WASHINGTON – A record 16.3 million people sought health insurance through the Affordable Care Act this year, double the amount covered when the market first launched nearly a decade ago. , the Biden administration announced Wednesday.
According to the Department of Health and Human Services, more than 3 million new members have entered the market, also known as “Obamacare”.
The government has been working with nonprofit groups and investing in program professionals who have helped enroll people, said Chiquita Brooks-LaSure, administrator of the Centers for Medicare and Medicaid Services. belonging to low-income, immigrant, Black and Latino communities to enroll more people.
“We have made unprecedented investments to expand the reach of our admissions organization to nearly every county in the country and target the hardest-to-reach communities,” she said.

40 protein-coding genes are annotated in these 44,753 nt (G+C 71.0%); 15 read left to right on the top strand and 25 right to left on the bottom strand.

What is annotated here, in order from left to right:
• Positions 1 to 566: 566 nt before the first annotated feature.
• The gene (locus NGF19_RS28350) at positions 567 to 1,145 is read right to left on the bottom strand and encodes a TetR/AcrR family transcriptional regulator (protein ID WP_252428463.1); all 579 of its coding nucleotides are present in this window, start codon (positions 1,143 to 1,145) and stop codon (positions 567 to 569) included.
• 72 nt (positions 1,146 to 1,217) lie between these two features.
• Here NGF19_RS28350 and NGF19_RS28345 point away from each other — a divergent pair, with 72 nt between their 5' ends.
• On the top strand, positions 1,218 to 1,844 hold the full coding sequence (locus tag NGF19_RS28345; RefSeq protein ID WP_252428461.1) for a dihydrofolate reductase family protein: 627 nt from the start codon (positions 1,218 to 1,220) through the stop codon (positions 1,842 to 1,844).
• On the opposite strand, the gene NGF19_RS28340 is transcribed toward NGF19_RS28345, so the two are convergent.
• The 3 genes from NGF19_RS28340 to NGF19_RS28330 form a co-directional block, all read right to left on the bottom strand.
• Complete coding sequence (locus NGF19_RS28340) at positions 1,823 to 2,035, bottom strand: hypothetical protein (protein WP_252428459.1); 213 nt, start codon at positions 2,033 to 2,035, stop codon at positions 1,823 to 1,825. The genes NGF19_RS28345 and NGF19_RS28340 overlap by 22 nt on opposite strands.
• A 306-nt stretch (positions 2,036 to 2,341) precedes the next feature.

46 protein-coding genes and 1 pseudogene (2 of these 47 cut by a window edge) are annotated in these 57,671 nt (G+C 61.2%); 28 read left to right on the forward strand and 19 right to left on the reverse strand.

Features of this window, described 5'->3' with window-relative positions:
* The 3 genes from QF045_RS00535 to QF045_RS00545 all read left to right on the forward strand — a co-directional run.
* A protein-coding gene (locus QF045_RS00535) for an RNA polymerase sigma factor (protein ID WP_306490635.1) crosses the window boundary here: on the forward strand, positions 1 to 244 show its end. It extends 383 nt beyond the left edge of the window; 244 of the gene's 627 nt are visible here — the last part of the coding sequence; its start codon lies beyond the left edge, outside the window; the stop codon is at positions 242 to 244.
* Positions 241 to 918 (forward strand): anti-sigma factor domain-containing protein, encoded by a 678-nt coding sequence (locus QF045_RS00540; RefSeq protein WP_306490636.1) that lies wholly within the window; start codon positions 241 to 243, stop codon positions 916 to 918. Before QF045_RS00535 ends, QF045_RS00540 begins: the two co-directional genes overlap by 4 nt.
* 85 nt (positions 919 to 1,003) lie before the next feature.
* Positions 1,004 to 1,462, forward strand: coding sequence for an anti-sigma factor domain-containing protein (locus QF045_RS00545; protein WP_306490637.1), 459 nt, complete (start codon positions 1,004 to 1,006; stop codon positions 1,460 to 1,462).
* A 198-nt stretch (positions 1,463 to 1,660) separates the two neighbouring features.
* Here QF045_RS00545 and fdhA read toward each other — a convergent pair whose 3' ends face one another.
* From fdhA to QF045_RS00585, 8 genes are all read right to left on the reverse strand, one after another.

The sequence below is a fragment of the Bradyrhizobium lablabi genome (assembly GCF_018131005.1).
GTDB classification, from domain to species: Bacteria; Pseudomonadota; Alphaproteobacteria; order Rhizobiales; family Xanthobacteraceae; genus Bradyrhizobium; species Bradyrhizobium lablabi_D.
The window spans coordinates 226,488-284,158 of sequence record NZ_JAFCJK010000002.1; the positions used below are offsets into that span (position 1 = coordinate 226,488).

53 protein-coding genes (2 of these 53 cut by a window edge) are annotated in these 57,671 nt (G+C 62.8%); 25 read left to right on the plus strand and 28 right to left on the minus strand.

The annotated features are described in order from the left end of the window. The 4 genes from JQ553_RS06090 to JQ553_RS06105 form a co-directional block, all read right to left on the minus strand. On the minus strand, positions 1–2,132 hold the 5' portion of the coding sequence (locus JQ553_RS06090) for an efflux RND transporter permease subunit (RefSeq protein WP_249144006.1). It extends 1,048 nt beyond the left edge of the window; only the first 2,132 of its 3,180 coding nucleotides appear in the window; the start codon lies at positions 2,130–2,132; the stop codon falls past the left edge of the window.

Enrollment is up as the number of uninsured is at an all-time low — just 8% of people in the United States remain uninsured.
President Joe Biden and the Democratic-led Congress have committed millions of dollars over the past two years to open up low-cost insurance programs to more people and ban states from evicting people from Medicaid. during the COVID-19 pandemic. The market itself has also grown in recent years, with more insurance companies participating, giving the vast majority of Americans at least three plans to consider when signing up.
Those coverage pauses were extended to 2025 under a major health care and climate bill backed by Democrats last year.
Some of that progress is at stake this year, with millions expected to lose Medicaid coverage starting this spring as states begin the process of weeding out those who no longer qualify. , in many cases because their income is currently too high to qualify.
Some people who will lose Medicaid are expected to move to the market, and the administration says it is spending $12 million to keep information professionals working in the coming months to help people apply to the market. health law if they lose Medicaid coverage.